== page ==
Widely Used Pesticide Is a Buzzkill for Honeybees – By Leslie Nemo on June 30, 2017


Findings add fuel to the debate over whether a commonly used chemical damages insect populations

Credit: adegsm Getty Images

Honeybee stings ache for a good reason: This species knows how to brawl. But as it turns out, these black-and-yellow pollinators are quite vulnerable themselves—especially to neonicotinoids, a pesticide commonly used to ward off crop-munching pests. Two new studies, published this week in Science, address this question by studying large populations of bees in multiple locations for months on end. The results add substantial weight to the claim that neonicotinoids damage bee populations.

“I hope that my study kind of makes the debate go away,” says Amro Zayed, an entomologist who studies social insects at York University in Toronto and is co-author of one of the new reports. Even though honeybees are not the intended targets of neonicotinoids, any indication that the resilient insect is suffering from the chemical means less-adaptable species might be in trouble, too. The pesticide is intended to eradicate insects that chew up or suck on grain crops—which is why these substances coat almost all corn and 50 percent of soy seeds in the U.S. “It’s difficult, if not impossible, to find corn not treated with neonicotinoids,” says Shiela Colla, an ecologist also at York who is unaffiliated with the study research.

Most prior research on the bee–pesticide relationship has only involved feeding the chemicals to small populations in lab settings or observing a few populations in nature for a couple of weeks. Such stand-alone studies do not gather enough evidence on the true nature of honeybee behavior, Zayed says. Colla agrees, which is why she praises the York study’s sample size and length.

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Insurers’ Policy Warnings Raise Stakes in Health Fight – Melanie Evans June 30, 2017 7:30 p.m. ET


Letters to some consumers say plans will be terminated at year-end

Insurers’ withdrawal notices are causing heartburn among patients, according to insurance agents and other industry officials. Here, a blood-pressure check in 2013.

Insurers’ withdrawal notices are causing heartburn among patients, according to insurance agents and other industry officials. Here, a blood-pressure check in 2013.Photo: Toby Talbot/Associated Press

Hundreds of thousands of consumers across the country are getting letters from insurers warning that their health plans bought under the Affordable Care Act will be terminated at year-end, raising alarm at a politically sensitive moment when Senate Republicans are struggling to craft their own health-care legislation.

As lawmakers head off for their July 4 recess, conservative Republicans on Friday revived a proposal to quickly repeal the 2010 health-care law and come up with a replacement later, a surprise move reflecting the fractured state of the Senate GOP and the frustration felt by some conservatives about the pace of the Republican health push. The initiative, quickly seized on by President Donald Trump, renewed an idea that earlier had been discarded as politically and practically unworkable, and some Republicans on Capitol Hill said the idea was unlikely to get sufficient support this time either.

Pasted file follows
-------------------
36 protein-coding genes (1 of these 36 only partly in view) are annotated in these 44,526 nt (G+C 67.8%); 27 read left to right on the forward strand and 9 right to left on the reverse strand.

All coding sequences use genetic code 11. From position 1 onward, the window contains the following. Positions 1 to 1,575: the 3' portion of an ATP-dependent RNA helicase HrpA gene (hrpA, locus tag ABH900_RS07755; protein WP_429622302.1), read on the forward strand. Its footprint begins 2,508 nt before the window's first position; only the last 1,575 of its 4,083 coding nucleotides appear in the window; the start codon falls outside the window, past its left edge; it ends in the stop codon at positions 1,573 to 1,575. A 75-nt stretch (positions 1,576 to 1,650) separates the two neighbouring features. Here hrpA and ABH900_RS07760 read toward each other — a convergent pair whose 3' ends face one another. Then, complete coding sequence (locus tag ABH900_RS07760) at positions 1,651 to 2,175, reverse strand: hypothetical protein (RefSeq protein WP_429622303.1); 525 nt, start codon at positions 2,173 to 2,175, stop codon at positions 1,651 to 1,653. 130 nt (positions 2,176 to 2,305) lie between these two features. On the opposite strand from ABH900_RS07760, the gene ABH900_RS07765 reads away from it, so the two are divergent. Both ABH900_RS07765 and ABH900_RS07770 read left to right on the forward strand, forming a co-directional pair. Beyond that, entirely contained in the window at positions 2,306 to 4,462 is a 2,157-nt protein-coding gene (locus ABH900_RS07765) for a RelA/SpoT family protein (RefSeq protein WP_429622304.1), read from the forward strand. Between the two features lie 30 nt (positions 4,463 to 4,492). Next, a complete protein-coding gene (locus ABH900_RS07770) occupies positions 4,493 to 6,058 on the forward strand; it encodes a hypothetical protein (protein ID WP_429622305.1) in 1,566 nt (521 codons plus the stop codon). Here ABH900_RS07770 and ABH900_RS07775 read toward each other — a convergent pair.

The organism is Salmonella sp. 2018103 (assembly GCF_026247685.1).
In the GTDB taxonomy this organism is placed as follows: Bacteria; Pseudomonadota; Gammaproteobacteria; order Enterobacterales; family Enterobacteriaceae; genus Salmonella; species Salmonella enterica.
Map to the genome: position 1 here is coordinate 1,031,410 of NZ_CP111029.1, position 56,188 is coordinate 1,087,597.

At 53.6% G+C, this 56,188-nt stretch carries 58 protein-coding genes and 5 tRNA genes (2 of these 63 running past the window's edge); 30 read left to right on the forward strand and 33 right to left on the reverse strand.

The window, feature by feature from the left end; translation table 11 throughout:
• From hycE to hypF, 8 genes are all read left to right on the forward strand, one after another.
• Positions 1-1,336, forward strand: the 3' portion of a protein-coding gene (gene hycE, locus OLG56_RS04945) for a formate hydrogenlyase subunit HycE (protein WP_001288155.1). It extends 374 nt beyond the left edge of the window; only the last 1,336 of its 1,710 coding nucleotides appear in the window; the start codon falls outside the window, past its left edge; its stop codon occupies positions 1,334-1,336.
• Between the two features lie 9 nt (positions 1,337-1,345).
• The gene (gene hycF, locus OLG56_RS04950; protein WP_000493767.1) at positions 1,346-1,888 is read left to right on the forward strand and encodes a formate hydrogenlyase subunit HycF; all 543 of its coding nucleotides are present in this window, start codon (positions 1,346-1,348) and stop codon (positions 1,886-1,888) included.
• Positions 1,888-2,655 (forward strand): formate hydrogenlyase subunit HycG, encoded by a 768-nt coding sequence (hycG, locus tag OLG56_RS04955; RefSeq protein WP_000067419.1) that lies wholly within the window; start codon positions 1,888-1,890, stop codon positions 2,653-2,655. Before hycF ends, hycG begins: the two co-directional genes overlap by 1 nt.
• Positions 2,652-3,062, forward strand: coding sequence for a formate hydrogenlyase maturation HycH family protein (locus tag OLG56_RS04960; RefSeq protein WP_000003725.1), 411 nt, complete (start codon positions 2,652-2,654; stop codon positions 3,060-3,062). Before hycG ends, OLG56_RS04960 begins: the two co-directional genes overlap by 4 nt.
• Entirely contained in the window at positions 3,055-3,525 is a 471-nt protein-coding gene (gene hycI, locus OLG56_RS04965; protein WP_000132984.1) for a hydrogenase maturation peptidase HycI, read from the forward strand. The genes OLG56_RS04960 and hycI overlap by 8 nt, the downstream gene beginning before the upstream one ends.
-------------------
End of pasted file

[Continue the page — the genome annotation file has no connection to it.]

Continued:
The repeal-first approach reopens an old skirmish between Republican centrists and conservatives, whose disagreements over everything from the scope and timeline of an ACA repeal to the future of Medicaid and the nature of health insurance have hamstrung the party.

Now, lawmakers heading home for recess have another potential headache: the letters to consumers sent to comply with rules requiring insurers to give policyholders notice of at least 180 days, or about six months, before they pull out of a state’s individual insurance market. That puts the deadline in early July for a plan that runs until the end of December.

In many cases, planned withdrawals from certain ACA marketplaces by major insurers, including Aetna Inc., Humana Inc. and Anthem Inc., have been disclosed. But the letters may be the first affirmation for many consumers that their plans will end.

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Beijing’s Debt Dilemma – By Edoardo Campanella June 29, 2017


Why China’s Bubble Is a Threat to the Global Economy

China’s ballooning corporate debt remains the number one systemic risk to global economic recovery. If the bubble bursts, it will drag down the rest of the world while compromising Chinese Premier Xi Jinping’s grip on power ahead of the Chinese Communist Party congress late in the year. Beijing understands that the debt is hardly sustainable, so over the last two years it has engineered a sophisticated macroeconomic strategy to artificially boost factory prices, increase profits, and ease loan repayments for the most troubled companies. But as economist George Magnus put it, “you can’t resolve a debt problem peacefully.”

Chinese corporate debt is approaching dangerous levels by both historical and cross-country standards. At around 170 percent of GDP, China’s corporate debt rate is the highest in the world. Moreover, the so-called credit gap, which measures how fast credit is growing with respect to the economy, currently stands at 30 percent—well above the eight percent threshold that, in past crises, marked an imminent crash. Not surprisingly, Moody’s has recently downgraded China to A1 from Aa3 for the first time in thirty years. “Western rating agencies,” said a government-affiliated newspaper in response, “often look at China through a telescope.” In the eyes of Chinese bureaucrats, domestically financed debt, a high savings ratio, and healthy public finances should be enough to ward off financial risks.

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Mexican spy scandal escalates as study shows software targeted opposition – David Agren Friday 30 June 2017 08.36 EDT


Stickers with the image of the Mexican president, Enrique Peña Nieto, are stuck on columns outside the building of the attorney general’s office during a protest against alleged government spying.
Stickers with the image of the Mexican president, Enrique Peña Nieto, are stuck on columns outside the building of the attorney general’s office during a protest against alleged government spying. Photograph: Alfredo Estrella/AFP/Getty Images